December 16, 2019; ABC News

On Monday, employees at Southern Poverty Law Center took the next step in their drive for unionization, successfully voting to join the Washington-Baltimore News Guild in a vote of 142–45. The vote comes after SPLC management declined to voluntarily recognize the union and hired legal counsel that raised fears about pushback against union efforts, following the initial announcement about plans to unionize.

The unionization effort comes on the heels of a dramatic year for SPLC that included the firing of one of its founders, the resignation of the organization’s co-founder and president after allegations of misconduct, and a reignition of longstanding claims of racial and gender discrimination at the organization.

SPLC leadership released a statement that appears to embrace the outcome of the union vote, stating, “Throughout, we have sought to hear the voices of our employees and they have spoken through a process that gave every eligible person the opportunity to weigh in on this important decision. We go forward as one SPLC with gratitude for the commitment and engagement of our talented staff and the work we will to together.” Now the new SPLC union and organization will move to a collective bargaining process.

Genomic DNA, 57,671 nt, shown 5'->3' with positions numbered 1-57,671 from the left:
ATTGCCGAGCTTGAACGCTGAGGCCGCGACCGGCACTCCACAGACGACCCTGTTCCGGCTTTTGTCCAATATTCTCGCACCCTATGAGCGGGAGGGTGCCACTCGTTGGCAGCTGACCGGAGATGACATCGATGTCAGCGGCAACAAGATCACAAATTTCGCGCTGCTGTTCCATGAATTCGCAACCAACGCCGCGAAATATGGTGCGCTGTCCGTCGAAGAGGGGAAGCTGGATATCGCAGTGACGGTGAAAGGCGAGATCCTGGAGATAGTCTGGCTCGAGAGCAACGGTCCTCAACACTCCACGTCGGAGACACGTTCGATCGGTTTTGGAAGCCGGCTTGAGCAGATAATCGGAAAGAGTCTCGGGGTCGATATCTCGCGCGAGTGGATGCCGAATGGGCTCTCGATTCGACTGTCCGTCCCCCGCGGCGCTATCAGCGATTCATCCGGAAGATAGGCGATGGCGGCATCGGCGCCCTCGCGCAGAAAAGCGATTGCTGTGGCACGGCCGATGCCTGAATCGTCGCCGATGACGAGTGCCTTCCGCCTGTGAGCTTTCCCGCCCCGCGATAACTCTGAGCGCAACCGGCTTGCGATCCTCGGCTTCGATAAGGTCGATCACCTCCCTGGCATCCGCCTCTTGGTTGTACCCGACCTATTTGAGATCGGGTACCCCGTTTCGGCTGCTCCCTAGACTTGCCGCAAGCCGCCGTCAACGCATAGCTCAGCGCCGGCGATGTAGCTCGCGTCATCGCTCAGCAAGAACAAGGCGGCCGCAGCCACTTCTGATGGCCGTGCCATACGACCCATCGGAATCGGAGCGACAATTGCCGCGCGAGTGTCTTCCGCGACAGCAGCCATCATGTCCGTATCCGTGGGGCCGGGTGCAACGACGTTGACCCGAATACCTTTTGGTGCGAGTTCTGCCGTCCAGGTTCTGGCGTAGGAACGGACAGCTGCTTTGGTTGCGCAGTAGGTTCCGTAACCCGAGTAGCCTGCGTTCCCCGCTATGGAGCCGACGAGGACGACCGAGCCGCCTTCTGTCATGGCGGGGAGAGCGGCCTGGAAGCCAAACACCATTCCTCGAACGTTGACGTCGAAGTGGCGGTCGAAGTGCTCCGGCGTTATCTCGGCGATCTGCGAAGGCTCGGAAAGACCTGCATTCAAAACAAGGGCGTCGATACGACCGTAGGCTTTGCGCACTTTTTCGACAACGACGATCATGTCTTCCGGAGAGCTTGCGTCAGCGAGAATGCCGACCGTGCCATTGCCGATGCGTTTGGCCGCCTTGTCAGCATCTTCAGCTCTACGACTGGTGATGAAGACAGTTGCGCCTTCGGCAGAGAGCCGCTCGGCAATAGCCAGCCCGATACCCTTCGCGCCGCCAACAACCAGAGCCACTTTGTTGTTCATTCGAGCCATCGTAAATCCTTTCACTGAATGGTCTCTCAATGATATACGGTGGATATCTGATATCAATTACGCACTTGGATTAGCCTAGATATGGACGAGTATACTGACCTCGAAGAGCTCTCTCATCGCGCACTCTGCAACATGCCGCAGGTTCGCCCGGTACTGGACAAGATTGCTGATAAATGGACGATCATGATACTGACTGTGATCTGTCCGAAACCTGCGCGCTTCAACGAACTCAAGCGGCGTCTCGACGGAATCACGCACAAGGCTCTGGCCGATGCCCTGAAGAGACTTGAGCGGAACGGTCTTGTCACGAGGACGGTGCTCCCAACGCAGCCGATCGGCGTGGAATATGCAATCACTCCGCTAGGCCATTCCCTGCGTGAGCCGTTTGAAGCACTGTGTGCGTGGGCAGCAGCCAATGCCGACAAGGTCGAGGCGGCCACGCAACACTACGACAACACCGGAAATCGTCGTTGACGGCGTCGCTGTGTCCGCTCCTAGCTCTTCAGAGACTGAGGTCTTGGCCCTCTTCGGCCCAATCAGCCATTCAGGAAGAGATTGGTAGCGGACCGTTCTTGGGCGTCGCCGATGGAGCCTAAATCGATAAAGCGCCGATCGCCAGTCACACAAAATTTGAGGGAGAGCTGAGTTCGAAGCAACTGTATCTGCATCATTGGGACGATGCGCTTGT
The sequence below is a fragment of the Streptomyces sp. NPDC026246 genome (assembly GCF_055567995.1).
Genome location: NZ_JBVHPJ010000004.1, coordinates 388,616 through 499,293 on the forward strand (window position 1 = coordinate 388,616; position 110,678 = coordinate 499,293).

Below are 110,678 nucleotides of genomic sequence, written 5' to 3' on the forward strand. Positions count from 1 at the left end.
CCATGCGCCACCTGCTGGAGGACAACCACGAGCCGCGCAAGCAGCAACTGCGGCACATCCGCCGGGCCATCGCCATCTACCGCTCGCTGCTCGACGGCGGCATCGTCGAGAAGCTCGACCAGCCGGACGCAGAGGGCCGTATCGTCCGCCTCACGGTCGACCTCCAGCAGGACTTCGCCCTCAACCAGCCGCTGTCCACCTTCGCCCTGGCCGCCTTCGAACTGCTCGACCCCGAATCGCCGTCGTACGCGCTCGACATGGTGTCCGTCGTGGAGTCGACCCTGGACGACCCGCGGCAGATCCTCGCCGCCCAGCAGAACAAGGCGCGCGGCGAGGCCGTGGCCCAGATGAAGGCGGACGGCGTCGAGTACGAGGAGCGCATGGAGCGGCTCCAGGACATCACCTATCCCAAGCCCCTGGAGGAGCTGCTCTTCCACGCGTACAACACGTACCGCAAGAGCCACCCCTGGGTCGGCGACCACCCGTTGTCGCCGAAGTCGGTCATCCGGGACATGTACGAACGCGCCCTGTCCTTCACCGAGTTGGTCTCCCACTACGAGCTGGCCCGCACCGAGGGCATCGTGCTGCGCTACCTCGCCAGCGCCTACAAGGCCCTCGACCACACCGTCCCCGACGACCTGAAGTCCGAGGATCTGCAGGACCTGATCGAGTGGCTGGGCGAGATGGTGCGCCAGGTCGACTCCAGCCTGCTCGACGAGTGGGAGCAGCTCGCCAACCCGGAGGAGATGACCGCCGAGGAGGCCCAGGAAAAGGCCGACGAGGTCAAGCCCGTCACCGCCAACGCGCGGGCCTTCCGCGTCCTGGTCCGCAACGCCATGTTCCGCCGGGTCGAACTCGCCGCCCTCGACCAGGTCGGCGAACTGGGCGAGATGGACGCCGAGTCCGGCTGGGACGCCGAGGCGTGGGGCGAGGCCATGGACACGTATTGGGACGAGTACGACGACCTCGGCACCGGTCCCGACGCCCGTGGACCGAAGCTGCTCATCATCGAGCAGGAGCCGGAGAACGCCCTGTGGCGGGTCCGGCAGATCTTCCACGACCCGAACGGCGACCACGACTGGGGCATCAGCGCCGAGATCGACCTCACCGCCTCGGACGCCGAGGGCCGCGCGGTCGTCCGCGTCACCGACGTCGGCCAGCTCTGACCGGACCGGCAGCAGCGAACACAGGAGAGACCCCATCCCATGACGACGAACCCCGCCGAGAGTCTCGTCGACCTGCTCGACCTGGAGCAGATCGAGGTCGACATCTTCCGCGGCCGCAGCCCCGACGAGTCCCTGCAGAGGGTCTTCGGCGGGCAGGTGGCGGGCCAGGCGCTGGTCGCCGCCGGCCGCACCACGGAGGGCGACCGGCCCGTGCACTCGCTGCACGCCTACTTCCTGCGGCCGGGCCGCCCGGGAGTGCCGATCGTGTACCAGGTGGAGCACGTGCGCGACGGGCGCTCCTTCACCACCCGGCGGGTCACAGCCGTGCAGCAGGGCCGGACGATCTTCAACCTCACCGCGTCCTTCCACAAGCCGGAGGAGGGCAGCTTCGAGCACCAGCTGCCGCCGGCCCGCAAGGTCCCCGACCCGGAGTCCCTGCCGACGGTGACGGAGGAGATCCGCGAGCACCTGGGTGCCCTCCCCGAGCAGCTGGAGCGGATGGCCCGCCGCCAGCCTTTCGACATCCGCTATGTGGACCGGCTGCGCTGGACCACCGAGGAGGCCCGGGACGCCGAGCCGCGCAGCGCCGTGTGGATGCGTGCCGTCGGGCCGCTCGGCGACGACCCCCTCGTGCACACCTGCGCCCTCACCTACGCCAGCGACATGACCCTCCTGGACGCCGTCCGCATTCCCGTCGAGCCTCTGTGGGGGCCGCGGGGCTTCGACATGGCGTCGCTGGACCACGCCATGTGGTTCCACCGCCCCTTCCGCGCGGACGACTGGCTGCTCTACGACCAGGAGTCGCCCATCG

Hopefully, SPLC’s statement, and the fact that there were no reports of attempts to impede unionization despite early concerns, indicates that the bargaining process will go smoothly and match SPLC’s stated commitment to labor protections. It has not been an encouraging year for labor issues in the nonprofit sector. Numerous museums responded with hostility after a wave of nationwide unionization campaigns—in one case shutting down entirely rather than work with staff on labor concerns. As covered by NPQ’s Sarah Miller, the National Center for Transgender Equality, the largest transgender policy organization in the country, faced a staff walkout amid labor tensions and stalled unionization negotiations. These recent examples indicate the ongoing difficulty of navigating labor issues at nonprofit organizations.

Nonprofits are not in control of their funding, putting unique external pressures on administrative and staff costs. The idea of self-sacrificing nonprofit staff working for the greater good has also become so culturally ingrained that it can be difficult to talk about fair labor practices. The countervailing idea, that nonprofit staff deserve fair wages and work environments, requires changing the way everyone, including those within the sector, see nonprofits. As an organization forced to reckon with its role, its culture, and its workforce as a result of crisis, SPLC has an opportunity to model a new stance towards its workforce.—Ellen Davis